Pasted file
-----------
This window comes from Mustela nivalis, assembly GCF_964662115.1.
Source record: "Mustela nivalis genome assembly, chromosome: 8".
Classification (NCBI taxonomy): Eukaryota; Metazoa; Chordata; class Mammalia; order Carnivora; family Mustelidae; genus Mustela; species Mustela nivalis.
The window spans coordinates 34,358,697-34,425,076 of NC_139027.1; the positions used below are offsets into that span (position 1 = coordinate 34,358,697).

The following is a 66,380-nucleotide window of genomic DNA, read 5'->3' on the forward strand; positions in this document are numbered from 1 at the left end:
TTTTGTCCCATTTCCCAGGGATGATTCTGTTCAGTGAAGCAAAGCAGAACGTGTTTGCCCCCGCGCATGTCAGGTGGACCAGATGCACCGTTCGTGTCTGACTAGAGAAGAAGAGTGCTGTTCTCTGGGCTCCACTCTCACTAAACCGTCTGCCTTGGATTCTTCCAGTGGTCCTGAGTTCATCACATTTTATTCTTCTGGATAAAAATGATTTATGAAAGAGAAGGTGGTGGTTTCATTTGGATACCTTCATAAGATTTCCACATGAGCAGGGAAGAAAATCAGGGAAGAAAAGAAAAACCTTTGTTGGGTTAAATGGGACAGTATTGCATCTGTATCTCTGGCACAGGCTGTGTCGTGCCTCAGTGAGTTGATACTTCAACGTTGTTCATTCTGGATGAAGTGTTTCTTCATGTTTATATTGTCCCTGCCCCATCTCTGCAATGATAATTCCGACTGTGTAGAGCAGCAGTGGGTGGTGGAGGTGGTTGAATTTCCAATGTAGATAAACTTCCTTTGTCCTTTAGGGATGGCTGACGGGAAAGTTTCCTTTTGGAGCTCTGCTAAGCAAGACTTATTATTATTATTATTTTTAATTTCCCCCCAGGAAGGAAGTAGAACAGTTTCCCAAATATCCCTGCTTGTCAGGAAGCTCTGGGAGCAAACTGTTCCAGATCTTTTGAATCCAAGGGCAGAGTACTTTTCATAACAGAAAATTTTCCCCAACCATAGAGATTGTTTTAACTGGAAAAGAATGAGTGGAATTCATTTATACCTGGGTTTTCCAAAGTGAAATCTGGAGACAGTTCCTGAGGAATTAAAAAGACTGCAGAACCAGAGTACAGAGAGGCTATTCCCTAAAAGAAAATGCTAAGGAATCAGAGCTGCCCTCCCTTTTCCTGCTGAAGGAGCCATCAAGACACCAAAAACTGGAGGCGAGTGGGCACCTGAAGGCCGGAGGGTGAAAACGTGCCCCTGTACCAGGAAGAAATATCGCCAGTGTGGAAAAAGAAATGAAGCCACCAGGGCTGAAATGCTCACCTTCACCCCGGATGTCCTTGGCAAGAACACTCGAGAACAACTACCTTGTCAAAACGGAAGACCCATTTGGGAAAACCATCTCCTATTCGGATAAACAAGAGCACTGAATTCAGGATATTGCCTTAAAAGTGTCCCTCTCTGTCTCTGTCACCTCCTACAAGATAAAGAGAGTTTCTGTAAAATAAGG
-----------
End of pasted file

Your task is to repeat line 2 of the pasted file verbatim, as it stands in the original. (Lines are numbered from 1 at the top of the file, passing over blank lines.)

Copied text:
Source record: "Mustela nivalis genome assembly, chromosome: 8".